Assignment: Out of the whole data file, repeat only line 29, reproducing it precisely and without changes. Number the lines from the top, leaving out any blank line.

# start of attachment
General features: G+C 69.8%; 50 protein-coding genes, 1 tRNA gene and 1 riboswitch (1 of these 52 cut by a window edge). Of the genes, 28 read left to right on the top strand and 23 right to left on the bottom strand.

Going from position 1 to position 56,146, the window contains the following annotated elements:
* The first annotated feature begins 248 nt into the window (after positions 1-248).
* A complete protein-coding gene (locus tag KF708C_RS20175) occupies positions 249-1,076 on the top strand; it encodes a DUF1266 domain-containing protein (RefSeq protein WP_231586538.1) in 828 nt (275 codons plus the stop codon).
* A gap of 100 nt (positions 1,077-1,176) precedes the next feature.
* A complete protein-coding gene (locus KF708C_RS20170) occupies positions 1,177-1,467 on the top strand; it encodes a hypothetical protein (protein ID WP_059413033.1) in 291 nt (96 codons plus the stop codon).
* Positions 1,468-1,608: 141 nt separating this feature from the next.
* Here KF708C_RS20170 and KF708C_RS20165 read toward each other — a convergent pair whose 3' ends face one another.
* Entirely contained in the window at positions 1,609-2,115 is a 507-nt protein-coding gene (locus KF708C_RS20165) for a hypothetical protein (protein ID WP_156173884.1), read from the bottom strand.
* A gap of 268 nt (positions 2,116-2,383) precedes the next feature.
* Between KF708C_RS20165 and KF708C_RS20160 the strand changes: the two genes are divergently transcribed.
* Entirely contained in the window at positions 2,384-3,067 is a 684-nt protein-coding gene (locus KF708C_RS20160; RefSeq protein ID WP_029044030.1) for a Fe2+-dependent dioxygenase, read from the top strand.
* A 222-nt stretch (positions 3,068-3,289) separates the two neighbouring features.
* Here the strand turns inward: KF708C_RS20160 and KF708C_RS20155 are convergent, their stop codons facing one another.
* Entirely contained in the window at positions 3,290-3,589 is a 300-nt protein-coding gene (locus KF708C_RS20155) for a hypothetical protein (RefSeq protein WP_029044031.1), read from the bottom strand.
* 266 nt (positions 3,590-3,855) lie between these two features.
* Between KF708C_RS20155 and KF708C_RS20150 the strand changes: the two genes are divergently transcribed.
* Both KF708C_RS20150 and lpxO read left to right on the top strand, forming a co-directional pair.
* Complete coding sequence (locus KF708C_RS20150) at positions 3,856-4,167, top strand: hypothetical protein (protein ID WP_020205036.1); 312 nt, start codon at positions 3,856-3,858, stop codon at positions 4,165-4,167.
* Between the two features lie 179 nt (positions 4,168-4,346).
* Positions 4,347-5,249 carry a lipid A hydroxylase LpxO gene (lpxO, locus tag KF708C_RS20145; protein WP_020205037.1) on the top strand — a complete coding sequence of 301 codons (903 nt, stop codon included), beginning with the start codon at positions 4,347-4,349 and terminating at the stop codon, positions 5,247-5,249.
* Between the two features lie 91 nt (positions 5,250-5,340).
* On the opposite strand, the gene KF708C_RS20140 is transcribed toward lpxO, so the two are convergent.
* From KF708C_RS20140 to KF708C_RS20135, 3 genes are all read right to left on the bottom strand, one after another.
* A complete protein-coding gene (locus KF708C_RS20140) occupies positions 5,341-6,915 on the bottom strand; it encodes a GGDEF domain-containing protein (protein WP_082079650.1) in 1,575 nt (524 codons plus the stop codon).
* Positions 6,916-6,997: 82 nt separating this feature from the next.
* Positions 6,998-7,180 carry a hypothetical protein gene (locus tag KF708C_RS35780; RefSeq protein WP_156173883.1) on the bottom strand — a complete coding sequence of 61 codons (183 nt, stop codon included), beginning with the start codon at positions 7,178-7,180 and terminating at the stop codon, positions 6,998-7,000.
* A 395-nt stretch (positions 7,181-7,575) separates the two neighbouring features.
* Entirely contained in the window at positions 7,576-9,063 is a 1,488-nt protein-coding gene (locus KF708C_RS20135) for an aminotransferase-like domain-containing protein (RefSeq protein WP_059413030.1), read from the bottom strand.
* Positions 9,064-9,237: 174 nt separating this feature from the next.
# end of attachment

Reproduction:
* Entirely contained in the window at positions 7,576-9,063 is a 1,488-nt protein-coding gene (locus KF708C_RS20135) for an aminotransferase-like domain-containing protein (RefSeq protein WP_059413030.1), read from the bottom strand.